Halolaelaps coulsoni n. sp. is similar to Halolaelaps fallax (Hirschmann and Götz 1968) and Halolaelaps saproincisus (Hirschman and Götz 1968), due to the characteristic of opisthonotal shield: bears many pairs of setae, has an anterior incision in the middle as well as a similar type of tectum and, moreover, the female has an anal shield instead of ventrianal shield as in some species. However, Halolaelaps coulsoni n. sp. has certain features differentiating it from the species given above. H. saproincisus has some of the podonotal setae, and the majority of opistonotal setae, pilose and thus of a different type from those of both H. coulsoni n. sp. and H. fallax where all setae are simple (aciculate). At this point it should be underlined that setae under consideration go in different numbers - H. fallax bears 15 pairs of setae, but Halolaelaps coulsoni n. sp. only 14. Moreover, H. saproincisus on the lateral edges of opistonotal shield has incisions which are not present neither in Halolaelaps coulsoni n. sp. or H. fallax. Another differential character are the proportions of the anal shield: H. fallax has this shield wider than long, H. saproincisus has the shield of the same width and length, while in H. coulsoni n. sp. this shield is considerably longer than wide. H. cousoni n. sp. also has greater endopodal plates than the other Haloalelaps species herein. A final determining characteristics is the tectum: H. fallax and H. saproincisus have this triangular with teeth different in size totally reaching number of 10-15, while H. coulsoni n. sp. has all teeth similar in size and more numerous reaching about 25-30.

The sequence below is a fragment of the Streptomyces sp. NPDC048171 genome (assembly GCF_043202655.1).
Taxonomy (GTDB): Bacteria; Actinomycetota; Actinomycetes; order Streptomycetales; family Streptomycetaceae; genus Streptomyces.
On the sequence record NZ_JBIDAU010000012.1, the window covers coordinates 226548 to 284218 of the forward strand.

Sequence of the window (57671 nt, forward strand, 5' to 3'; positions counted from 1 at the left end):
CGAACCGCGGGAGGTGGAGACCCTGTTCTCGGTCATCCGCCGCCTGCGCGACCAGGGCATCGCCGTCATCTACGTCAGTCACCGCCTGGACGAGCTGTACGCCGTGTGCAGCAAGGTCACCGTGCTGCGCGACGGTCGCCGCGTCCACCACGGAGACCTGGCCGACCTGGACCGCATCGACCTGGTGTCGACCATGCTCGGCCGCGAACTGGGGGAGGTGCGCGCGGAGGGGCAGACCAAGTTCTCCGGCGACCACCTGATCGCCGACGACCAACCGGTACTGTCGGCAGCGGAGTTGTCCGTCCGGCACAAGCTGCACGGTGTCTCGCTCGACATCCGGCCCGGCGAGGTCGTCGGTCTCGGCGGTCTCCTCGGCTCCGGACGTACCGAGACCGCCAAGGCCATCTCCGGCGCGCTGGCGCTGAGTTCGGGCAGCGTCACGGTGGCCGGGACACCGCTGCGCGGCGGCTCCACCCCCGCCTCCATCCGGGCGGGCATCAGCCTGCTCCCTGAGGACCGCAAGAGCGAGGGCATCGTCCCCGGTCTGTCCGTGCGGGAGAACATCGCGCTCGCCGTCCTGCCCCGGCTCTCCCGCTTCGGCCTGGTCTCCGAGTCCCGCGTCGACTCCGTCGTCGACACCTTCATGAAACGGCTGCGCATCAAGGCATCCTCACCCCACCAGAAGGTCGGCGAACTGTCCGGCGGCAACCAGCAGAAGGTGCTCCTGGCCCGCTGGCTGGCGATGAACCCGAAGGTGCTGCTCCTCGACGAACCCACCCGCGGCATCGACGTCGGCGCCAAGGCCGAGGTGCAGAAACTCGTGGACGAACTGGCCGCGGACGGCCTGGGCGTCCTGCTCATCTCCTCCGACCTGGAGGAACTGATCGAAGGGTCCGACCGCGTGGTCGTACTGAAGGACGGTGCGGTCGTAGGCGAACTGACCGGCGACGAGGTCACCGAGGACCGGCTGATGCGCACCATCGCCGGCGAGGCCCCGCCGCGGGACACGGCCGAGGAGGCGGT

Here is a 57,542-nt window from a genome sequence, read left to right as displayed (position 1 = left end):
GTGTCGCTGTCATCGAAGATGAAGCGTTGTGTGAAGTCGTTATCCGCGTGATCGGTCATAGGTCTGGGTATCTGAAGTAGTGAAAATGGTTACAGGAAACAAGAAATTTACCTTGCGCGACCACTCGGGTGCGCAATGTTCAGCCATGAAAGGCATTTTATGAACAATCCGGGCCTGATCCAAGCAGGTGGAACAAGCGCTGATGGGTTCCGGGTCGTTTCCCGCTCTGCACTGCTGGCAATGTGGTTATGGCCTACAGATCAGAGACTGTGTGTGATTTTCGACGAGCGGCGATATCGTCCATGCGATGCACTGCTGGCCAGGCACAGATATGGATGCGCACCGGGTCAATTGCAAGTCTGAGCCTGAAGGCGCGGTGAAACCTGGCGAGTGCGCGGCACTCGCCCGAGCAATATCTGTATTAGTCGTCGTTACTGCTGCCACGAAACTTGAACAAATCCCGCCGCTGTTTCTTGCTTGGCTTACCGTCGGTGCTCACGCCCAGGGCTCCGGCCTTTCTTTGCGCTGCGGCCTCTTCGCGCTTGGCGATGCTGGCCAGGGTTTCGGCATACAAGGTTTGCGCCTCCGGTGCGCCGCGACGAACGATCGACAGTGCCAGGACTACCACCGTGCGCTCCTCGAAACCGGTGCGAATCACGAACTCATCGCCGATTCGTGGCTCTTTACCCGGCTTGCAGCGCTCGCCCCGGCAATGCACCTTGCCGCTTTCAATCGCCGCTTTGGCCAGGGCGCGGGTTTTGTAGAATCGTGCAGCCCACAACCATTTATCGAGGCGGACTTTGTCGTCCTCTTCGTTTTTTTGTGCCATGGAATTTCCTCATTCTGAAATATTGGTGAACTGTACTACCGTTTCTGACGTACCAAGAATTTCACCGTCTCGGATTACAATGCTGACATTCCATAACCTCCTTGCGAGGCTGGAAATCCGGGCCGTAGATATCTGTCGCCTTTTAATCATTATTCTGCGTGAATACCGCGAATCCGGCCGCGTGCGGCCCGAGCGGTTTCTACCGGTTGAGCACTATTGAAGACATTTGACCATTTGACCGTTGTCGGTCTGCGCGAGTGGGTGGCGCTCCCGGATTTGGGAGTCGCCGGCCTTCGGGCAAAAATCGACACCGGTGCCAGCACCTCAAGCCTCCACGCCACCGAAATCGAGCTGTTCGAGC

The morphological variability appears to concern mainly differences in the chaetotaxy. Four females have been analysed and none of them were free of inconsistencies, though different for each female. The most noticeable feature is the lack of setae in "J" row. One female lacks seta J2 on left side of shield and J1 on the right side (Fig. 1A); second and third females lack J2 on the right side, and the fourth female lacks both setae J2. First and second females have one setae Z5 laying outside opisthonotal shield but the third has this one on a shield however other seta (S4) present outside of it. On the podonotal shield some setae are absent or otherwise there are additional setae or the occurrence of some setae outside the shield. Morphological changes in chaetotaxy could be observed among leg setation as well. For example, usually on femur I there are 13 setae present but in one female there are 14 setae.